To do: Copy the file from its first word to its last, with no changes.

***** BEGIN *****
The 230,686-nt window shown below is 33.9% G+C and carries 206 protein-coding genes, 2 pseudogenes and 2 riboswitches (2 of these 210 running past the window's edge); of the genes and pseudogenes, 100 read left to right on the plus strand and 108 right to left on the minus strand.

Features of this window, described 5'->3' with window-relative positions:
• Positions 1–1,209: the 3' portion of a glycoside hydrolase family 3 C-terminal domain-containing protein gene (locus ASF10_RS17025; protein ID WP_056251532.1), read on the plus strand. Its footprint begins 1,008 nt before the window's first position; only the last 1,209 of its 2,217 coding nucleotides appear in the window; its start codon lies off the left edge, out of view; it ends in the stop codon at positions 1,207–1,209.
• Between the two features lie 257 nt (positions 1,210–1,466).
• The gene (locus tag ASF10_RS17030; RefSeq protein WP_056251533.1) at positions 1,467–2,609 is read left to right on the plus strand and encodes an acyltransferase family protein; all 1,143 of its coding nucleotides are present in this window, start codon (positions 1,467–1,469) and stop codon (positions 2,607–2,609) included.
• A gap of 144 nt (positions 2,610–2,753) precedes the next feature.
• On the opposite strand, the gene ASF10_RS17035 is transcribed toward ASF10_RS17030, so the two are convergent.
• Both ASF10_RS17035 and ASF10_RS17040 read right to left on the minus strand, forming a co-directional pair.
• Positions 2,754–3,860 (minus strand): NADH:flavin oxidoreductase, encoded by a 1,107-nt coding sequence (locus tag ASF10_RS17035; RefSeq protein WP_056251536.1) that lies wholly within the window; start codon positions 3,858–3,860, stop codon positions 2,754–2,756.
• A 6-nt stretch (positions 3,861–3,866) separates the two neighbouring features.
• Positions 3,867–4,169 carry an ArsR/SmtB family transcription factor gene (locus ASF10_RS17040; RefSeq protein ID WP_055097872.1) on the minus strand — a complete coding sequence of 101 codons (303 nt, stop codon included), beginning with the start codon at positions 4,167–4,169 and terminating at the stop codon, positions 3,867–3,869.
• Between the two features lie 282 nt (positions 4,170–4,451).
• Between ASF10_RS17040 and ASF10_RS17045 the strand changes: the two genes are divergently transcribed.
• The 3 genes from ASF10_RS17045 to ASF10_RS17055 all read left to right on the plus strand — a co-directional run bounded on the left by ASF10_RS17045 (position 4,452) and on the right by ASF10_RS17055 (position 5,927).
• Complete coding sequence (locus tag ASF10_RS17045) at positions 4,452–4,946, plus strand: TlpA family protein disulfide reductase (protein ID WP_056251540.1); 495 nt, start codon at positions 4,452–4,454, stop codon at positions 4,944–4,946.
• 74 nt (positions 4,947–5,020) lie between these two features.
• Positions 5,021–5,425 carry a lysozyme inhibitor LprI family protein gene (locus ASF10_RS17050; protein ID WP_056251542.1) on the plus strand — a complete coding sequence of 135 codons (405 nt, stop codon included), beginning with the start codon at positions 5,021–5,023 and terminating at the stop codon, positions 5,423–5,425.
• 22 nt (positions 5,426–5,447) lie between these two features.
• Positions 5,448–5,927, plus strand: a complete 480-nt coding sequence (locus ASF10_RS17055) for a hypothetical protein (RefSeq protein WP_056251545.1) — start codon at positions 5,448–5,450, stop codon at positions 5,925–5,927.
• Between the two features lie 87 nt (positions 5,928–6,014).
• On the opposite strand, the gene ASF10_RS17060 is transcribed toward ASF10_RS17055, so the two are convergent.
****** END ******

The 230,686-nt window shown below is 33.9% G+C and carries 206 protein-coding genes, 2 pseudogenes and 2 riboswitches (2 of these 210 running past the window's edge); of the genes and pseudogenes, 100 read left to right on the plus strand and 108 right to left on the minus strand.

Features of this window, described 5'->3' with window-relative positions:
• Positions 1–1,209: the 3' portion of a glycoside hydrolase family 3 C-terminal domain-containing protein gene (locus ASF10_RS17025; protein ID WP_056251532.1), read on the plus strand. Its footprint begins 1,008 nt before the window's first position; only the last 1,209 of its 2,217 coding nucleotides appear in the window; its start codon lies off the left edge, out of view; it ends in the stop codon at positions 1,207–1,209.
• Between the two features lie 257 nt (positions 1,210–1,466).
• The gene (locus tag ASF10_RS17030; RefSeq protein WP_056251533.1) at positions 1,467–2,609 is read left to right on the plus strand and encodes an acyltransferase family protein; all 1,143 of its coding nucleotides are present in this window, start codon (positions 1,467–1,469) and stop codon (positions 2,607–2,609) included.
• A gap of 144 nt (positions 2,610–2,753) precedes the next feature.
• On the opposite strand, the gene ASF10_RS17035 is transcribed toward ASF10_RS17030, so the two are convergent.
• Both ASF10_RS17035 and ASF10_RS17040 read right to left on the minus strand, forming a co-directional pair.
• Positions 2,754–3,860 (minus strand): NADH:flavin oxidoreductase, encoded by a 1,107-nt coding sequence (locus tag ASF10_RS17035; RefSeq protein WP_056251536.1) that lies wholly within the window; start codon positions 3,858–3,860, stop codon positions 2,754–2,756.
• A 6-nt stretch (positions 3,861–3,866) separates the two neighbouring features.
• Positions 3,867–4,169 carry an ArsR/SmtB family transcription factor gene (locus ASF10_RS17040; RefSeq protein ID WP_055097872.1) on the minus strand — a complete coding sequence of 101 codons (303 nt, stop codon included), beginning with the start codon at positions 4,167–4,169 and terminating at the stop codon, positions 3,867–3,869.
• Between the two features lie 282 nt (positions 4,170–4,451).
• Between ASF10_RS17040 and ASF10_RS17045 the strand changes: the two genes are divergently transcribed.
• The 3 genes from ASF10_RS17045 to ASF10_RS17055 all read left to right on the plus strand — a co-directional run bounded on the left by ASF10_RS17045 (position 4,452) and on the right by ASF10_RS17055 (position 5,927).
• Complete coding sequence (locus tag ASF10_RS17045) at positions 4,452–4,946, plus strand: TlpA family protein disulfide reductase (protein ID WP_056251540.1); 495 nt, start codon at positions 4,452–4,454, stop codon at positions 4,944–4,946.
• 74 nt (positions 4,947–5,020) lie between these two features.
• Positions 5,021–5,425 carry a lysozyme inhibitor LprI family protein gene (locus ASF10_RS17050; protein ID WP_056251542.1) on the plus strand — a complete coding sequence of 135 codons (405 nt, stop codon included), beginning with the start codon at positions 5,021–5,023 and terminating at the stop codon, positions 5,423–5,425.
• 22 nt (positions 5,426–5,447) lie between these two features.
• Positions 5,448–5,927, plus strand: a complete 480-nt coding sequence (locus ASF10_RS17055) for a hypothetical protein (RefSeq protein WP_056251545.1) — start codon at positions 5,448–5,450, stop codon at positions 5,925–5,927.
• Between the two features lie 87 nt (positions 5,928–6,014).
• On the opposite strand, the gene ASF10_RS17060 is transcribed toward ASF10_RS17055, so the two are convergent.